For immediate release
June 7, 2017
New Brunswickers banding together to improve retention of immigrants
New Brunswick is currently facing the double threat of an aging and shrinking population, which has led to a significant shortage of skilled workers in our province. This imbalance not only puts strain on our shrinking tax base, it also inhibits the ability of New Brunswick businesses to grow and compete in the national and global economies. The New Brunswick government is focused on retraining and repatriating New Brunswickers but also on attracting skilled newcomers to our province.
“Your government is working hard getting things done to create jobs, secure health care and grow the economy,” said Post-Secondary Education, Training and Labour Minister Donald Arseneault. “New Brunswick is faced with an aging and shrinking population. Welcoming skilled foreign workers and repatriating former New Brunswickers will help our province meet its labour needs and grow the economy.”
The business case for immigration is clear – every 1,000 new immigrant families that settle in New Brunswick, with an average household income, creates $50 million dollars in new consumer spending for the province. The Economic Immigration Lab will focus specifically on how we might become leaders at attracting, welcoming and retaining newcomers in order to grow the New Brunswick economy.
“If businesses cannot find the labour they need here in the province, the risk is that they will be forced to expand their operations outside of the province. The Economic Immigration Lab will helps us determine to the best way to attract and retain newcomers to NB will to help grow stable jobs for everyone.” Adrienne O’Pray, Executive Director, NB Business Council.
NouLAB, New Brunswick’s public and social innovation lab is launching a provincial Economic Immigration Lab. A social lab is a multi-faceted approach that involves facilitated processes to help anybody – from individuals to multi-stakeholder groups – address complex problems. The lab will bring together businesses, settlement agencies, all levels of government and newcomers to work together on how we might become leaders at attracting, welcoming and retaining newcomers New Brunswick.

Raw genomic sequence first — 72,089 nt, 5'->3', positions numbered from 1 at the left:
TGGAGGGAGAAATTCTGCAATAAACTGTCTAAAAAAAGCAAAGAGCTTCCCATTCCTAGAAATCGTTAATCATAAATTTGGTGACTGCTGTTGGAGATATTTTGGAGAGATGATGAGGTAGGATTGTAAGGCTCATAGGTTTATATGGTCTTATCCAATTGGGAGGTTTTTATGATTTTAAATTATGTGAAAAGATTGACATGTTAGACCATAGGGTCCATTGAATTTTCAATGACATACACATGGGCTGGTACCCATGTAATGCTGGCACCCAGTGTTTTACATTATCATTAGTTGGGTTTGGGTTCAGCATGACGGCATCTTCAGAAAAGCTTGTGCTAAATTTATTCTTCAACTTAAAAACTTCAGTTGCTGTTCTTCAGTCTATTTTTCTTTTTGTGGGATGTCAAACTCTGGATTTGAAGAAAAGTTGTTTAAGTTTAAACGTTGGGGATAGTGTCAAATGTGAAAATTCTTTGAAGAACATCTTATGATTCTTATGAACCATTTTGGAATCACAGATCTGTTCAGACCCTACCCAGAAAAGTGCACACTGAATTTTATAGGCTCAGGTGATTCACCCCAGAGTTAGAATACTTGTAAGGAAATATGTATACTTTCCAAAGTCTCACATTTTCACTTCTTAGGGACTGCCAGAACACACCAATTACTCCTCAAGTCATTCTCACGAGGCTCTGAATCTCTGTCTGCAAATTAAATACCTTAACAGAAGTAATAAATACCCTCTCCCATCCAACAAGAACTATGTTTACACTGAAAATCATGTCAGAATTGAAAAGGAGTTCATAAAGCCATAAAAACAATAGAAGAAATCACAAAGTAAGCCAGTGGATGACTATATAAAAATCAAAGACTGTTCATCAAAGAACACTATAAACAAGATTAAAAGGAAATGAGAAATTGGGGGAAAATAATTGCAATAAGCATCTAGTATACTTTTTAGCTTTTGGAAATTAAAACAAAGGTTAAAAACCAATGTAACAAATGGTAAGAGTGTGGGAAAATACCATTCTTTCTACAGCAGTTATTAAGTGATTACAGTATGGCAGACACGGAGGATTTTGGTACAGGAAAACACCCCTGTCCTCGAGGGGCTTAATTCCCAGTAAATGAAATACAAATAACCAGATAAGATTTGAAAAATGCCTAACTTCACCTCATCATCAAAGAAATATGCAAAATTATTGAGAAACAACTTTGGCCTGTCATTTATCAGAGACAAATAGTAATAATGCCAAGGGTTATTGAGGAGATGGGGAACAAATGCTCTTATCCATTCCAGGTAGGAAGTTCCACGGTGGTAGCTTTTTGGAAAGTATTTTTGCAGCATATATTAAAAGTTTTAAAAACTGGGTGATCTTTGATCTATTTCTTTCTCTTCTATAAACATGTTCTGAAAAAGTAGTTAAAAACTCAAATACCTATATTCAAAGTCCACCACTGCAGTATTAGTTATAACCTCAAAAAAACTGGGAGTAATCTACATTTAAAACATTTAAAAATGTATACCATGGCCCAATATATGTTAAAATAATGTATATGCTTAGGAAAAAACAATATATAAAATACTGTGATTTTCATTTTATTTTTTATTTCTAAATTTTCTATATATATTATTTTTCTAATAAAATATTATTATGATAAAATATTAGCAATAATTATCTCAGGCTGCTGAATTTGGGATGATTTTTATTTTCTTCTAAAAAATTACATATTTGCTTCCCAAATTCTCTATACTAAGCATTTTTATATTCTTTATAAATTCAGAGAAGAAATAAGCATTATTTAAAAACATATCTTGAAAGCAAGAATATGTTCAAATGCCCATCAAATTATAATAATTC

“It is not an understatement to say that the future of our province depends on how we handle the immigration and multiculturalism file. Whether you’re concerned with fueling your workforce, selling real estate, filling classrooms or growing the economy – they all depend on immigration,” said Alex LeBlanc, Executive Director of the New Brunswick Multicultural Council and member of the Leadership Council for the immigration lab. LeBlanc added, “People from all different sectors are raising their hand and saying ‘we need immigration in our business and our community’ and our mission with this lab is to outline how best for those stakeholders to help these collective efforts.”
We are looking for people who recognize that our current approach to addressing this challenge is not enough and who are keen to improve our attraction and retention of newcomers to the region. Lab participants will be positioned to share of their unique experience, develop cross-sector relationships, connect with the right people to create sustained change, try potential solutions and gain experience in an innovative lab process. If you or your organization is interested in joining us on this journey, please contact Amanda Hachey, firstname.lastname@example.org or join the upcoming informational webinars; June 13th 3-4 pm in English https://immigrationlabeng.eventbrite.ca and June 15th 3-4pm in French https://labimmigrationfr.eventbrite.ca. You can also visit our lab website, noulab.org/immigration, for more information.
The lab is supported by the Government of New Brunswick, the New Brunswick Business Council, New Brunswick Multicultural Council, Conseil économique du Nouveau-Brunswick, City of Moncton, and Association francophone des municipalités du Nouveau-Brunswick.
NouLAB helps the public and innovators act together to address our most pressing social, environmental, and economic challenges. By connecting change agents from across sectors, convening them around pressing issues, and facilitating their journey to deep change, NouLAB is making the change process smarter. Find out more at: noulab.org.
The first sprint of the lab kicks off in September 2017 and will run until December 2017 – but that’s just the beginning. NouLAB expects to prototype potential solutions and incorporate learnings and feedback into several sprints throughout the three-year multi-stakeholder project.
Media Contact: Amanda Hachey, NouLAB Director, 506 850 6569